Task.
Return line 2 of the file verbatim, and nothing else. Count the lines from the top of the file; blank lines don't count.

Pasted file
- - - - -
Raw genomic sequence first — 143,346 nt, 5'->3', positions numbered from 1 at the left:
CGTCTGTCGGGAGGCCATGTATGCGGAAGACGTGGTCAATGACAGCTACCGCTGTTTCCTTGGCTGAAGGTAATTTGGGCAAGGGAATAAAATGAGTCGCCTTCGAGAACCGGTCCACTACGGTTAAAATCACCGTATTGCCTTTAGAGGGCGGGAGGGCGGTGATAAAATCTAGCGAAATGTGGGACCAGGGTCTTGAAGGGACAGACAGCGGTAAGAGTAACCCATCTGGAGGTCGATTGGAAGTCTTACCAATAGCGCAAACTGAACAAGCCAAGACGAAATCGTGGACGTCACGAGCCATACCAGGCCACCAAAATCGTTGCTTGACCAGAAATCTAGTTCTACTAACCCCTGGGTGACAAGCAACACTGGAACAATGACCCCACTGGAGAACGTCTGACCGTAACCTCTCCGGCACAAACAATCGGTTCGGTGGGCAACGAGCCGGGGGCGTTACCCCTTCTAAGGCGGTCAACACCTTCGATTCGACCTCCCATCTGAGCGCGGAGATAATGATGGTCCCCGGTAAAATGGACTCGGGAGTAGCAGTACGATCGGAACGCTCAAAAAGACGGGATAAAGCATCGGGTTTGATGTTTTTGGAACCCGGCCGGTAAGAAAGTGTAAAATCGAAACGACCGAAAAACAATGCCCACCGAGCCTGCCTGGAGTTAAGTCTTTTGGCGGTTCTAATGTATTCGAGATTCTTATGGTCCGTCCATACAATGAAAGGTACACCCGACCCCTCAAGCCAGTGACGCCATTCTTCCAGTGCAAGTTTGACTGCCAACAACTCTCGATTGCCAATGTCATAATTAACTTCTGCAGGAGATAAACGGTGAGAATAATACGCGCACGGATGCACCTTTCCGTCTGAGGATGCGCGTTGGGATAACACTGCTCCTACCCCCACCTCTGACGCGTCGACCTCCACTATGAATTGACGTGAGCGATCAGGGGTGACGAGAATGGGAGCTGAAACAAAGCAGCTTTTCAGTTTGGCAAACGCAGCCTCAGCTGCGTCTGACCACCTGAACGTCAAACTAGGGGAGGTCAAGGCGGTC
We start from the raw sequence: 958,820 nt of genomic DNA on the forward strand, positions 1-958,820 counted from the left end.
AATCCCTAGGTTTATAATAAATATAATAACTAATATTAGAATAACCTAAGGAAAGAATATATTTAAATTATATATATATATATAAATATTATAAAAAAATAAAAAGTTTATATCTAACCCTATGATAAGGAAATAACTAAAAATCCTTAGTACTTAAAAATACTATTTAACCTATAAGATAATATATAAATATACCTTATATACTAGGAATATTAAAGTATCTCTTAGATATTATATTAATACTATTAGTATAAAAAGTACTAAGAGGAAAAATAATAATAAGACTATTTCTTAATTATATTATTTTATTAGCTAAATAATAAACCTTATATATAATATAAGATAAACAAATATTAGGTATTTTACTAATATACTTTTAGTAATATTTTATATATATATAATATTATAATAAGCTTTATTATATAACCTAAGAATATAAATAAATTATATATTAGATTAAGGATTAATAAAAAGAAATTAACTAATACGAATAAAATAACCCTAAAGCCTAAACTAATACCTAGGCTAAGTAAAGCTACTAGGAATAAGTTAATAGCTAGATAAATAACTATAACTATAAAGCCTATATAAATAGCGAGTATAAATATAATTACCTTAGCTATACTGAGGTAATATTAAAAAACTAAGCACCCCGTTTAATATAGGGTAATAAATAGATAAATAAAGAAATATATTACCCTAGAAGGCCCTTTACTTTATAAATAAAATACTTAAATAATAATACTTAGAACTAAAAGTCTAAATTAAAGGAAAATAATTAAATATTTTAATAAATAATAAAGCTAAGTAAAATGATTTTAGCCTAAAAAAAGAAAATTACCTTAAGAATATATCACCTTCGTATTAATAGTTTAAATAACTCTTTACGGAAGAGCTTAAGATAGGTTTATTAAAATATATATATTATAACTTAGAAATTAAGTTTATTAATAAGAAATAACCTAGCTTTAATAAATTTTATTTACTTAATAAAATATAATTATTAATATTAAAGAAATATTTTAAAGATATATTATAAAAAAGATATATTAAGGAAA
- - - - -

CGTCTGTCGGGAGGCCATGTATGCGGAAGACGTGGTCAATGACAGCTACCGCTGTTTCCTTGGCTGAAGGTAATTTGGGCAAGGGAATAAAATGAGTCGCCTTCGAGAACCGGTCCACTACGGTTAAAATCACCGTATTGCCTTTAGAGGGCGGGAGGGCGGTGATAAAATCTAGCGAAATGTGGGACCAGGGTCTTGAAGGGACAGACAGCGGTAAGAGTAACCCATCTGGAGGTCGATTGGAAGTCTTACCAATAGCGCAAACTGAACAAGCCAAGACGAAATCGTGGACGTCACGAGCCATACCAGGCCACCAAAATCGTTGCTTGACCAGAAATCTAGTTCTACTAACCCCTGGGTGACAAGCAACACTGGAACAATGACCCCACTGGAGAACGTCTGACCGTAACCTCTCCGGCACAAACAATCGGTTCGGTGGGCAACGAGCCGGGGGCGTTACCCCTTCTAAGGCGGTCAACACCTTCGATTCGACCTCCCATCTGAGCGCGGAGATAATGATGGTCCCCGGTAAAATGGACTCGGGAGTAGCAGTACGATCGGAACGCTCAAAAAGACGGGATAAAGCATCGGGTTTGATGTTTTTGGAACCCGGCCGGTAAGAAAGTGTAAAATCGAAACGACCGAAAAACAATGCCCACCGAGCCTGCCTGGAGTTAAGTCTTTTGGCGGTTCTAATGTATTCGAGATTCTTATGGTCCGTCCATACAATGAAAGGTACACCCGACCCCTCAAGCCAGTGACGCCATTCTTCCAGTGCAAGTTTGACTGCCAACAACTCTCGATTGCCAATGTCATAATTAACTTCTGCAGGAGATAAACGGTGAGAATAATACGCGCACGGATGCACCTTTCCGTCTGAGGATGCGCGTTGGGATAACACTGCTCCTACCCCCACCTCTGACGCGTCGACCTCCACTATGAATTGACGTGAGCGATCAGGGGTGACGAGAATGGGAGCTGAAACAAAGCAGCTTTTCAGTTTGGCAAACGCAGCCTCAGCTGCGTCTGACCACCTGAACGTCAAACTAGGGGAGGTCAAGGCGGTC